You cannot put that book down, you lose precious sleep at night because you want to read one more page. A different book moves you emotionally to think differently about your life and make some needed changes. Yet another book prompts you to make small moves toward a more sustainable lifestyle.
“The Kitchen Counter Cooking School: How a Few Simple Lessons Transformed Nine Culinary Novices into Fearless Home Cooks” by Kathleen Flinn had an impact on me and the food I consume. Chris and I have found ourselves in a food rut. We make the same few meals each week, and continue to alternate them. Yes, most of the time it is what I crave and want, but what if I do not know what I crave and want because I have not given myself the option to try something new? Over the weekend we went to a Portland restaurant that we have wanted to go to for ages. It took us about two months to find a reservation that would both fit our schedules and be a normal hour to eat dinner (before 10:30 pm). We had an assortment of items all new and different, but one really inspired me: spacatelli, sausage, broccoli, provolone. It was very simple, and yet so delicious. I look up at Chris and say the book I just finished has inspired me and we need to radically change how we think about food. We can make this dish at home.
That does not mean that we do not eat well on a regular basis. I think we have a very balanced diet, what I wanted to radically change was our routine. With the changing season from summer to fall and soon to winter there are so many different options to try. New soups and stews, and warmer dishes we would not want in the summer. So many options to explore, inspire, and change our ways. Flinn’s book is inspired by a woman she met in the grocery store:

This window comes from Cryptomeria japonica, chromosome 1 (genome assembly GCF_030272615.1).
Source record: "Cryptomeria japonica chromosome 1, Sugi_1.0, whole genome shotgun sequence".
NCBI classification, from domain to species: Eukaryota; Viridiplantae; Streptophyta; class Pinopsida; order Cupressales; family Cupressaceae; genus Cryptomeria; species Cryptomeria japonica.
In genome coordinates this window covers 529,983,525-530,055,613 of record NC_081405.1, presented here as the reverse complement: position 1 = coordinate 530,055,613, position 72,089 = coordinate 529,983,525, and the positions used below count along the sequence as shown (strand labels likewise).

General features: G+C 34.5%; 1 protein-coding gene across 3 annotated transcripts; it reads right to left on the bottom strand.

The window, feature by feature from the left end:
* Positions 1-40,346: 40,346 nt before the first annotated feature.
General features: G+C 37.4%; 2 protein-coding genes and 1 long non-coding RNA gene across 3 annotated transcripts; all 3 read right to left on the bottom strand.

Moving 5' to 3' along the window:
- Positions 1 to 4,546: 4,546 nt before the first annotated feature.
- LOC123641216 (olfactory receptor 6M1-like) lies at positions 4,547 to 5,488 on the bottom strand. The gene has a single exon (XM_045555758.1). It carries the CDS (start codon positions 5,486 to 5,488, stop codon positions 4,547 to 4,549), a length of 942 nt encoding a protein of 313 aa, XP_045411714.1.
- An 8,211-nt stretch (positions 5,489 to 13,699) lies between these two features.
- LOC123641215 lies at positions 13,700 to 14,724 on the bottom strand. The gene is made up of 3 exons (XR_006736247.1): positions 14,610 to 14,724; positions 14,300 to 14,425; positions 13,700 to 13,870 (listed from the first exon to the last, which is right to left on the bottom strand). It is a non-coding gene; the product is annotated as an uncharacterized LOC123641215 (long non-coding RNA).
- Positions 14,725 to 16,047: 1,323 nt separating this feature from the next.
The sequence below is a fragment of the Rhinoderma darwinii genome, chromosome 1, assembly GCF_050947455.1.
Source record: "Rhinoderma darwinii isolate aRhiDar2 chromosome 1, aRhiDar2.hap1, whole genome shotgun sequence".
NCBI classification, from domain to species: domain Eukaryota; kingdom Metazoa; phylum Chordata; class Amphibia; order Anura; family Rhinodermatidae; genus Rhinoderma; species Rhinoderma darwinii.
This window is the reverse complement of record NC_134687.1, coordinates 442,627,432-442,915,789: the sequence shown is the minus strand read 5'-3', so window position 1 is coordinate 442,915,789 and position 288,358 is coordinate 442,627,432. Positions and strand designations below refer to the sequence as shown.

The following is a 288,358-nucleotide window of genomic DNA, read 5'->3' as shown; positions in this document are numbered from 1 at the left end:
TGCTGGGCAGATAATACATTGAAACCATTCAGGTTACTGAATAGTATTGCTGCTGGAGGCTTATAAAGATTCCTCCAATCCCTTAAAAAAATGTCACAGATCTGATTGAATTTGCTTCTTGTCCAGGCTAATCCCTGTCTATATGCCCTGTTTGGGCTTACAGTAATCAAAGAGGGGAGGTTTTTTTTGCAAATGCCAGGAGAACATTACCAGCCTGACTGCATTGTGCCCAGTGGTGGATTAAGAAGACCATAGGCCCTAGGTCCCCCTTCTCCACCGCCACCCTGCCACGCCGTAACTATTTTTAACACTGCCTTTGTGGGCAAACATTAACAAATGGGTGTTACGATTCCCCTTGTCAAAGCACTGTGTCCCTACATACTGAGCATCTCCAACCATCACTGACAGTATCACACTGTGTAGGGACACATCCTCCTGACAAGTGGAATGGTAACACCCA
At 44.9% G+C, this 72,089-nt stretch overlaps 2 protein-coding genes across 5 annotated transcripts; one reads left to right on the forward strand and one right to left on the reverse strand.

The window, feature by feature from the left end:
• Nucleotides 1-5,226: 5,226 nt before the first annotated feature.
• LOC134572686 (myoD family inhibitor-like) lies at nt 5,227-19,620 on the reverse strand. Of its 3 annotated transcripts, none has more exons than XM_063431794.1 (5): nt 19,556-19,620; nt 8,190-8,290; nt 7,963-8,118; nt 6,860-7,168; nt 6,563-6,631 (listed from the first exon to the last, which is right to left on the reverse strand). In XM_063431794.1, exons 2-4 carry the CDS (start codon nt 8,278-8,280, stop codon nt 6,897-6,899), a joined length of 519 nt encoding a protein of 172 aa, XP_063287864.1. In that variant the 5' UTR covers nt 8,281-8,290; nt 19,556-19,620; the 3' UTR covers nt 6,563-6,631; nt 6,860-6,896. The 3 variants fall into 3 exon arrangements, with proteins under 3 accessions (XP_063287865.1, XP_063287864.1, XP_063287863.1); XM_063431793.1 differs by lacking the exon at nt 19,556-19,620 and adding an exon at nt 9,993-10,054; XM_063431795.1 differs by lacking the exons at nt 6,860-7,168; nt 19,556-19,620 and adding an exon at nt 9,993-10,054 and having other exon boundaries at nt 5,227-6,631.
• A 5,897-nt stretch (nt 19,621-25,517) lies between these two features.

“No wonder we’ve forgotten that the most essential thing we do is to feed ourselves and the people we care about. When I saw the stuff the woman had in her basket, it struck me as antinourishment.” Page 22-23
As a country, we eat from cans, the freezer, and over-processed boxes of chemicals. It is what we know, and yet many of the processed foods are a very long list of chemicals that provide no nourishment at all. Flinn sets out to teach a group of women who do not know how to cook how to make food from scratch and replace the quick and easy processed counterparts. She shows them how to make Alfredo sauce from scratch in the same amount of time as you would the boxed version, and she proves that cooking from scratch is not only affordable but the tastier option. She also talks about how much we waste.